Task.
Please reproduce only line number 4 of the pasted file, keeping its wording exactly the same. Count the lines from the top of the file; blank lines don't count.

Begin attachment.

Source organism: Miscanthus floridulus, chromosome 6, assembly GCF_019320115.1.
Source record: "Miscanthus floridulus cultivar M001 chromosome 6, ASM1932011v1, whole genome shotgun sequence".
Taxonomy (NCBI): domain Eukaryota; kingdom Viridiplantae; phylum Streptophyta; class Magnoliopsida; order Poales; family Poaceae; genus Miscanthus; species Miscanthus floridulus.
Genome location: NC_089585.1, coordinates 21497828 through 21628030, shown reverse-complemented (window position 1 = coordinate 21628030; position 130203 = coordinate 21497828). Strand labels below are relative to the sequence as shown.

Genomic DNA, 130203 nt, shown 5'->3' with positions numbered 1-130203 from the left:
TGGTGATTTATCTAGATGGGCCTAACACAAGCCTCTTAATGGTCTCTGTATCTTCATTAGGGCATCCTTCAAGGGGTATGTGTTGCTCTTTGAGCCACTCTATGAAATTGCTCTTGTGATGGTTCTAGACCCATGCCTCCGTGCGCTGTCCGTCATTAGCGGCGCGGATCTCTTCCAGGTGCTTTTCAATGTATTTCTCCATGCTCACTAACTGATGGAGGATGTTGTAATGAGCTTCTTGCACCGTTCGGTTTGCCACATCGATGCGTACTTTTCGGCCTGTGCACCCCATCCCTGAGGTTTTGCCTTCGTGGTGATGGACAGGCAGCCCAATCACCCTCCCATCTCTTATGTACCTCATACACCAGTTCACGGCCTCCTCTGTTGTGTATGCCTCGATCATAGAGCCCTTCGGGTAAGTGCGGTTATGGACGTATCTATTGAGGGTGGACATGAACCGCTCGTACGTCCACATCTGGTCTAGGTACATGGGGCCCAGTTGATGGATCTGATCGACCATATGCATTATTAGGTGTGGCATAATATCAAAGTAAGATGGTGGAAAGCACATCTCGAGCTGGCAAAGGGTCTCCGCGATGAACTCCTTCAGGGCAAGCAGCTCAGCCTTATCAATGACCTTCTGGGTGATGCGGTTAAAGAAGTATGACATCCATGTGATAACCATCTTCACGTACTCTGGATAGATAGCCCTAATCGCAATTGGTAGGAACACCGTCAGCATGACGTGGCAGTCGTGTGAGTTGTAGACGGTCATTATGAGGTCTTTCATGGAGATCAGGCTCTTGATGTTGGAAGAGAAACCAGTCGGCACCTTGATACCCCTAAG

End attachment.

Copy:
Genome location: NC_089585.1, coordinates 21497828 through 21628030, shown reverse-complemented (window position 1 = coordinate 21628030; position 130203 = coordinate 21497828). Strand labels below are relative to the sequence as shown.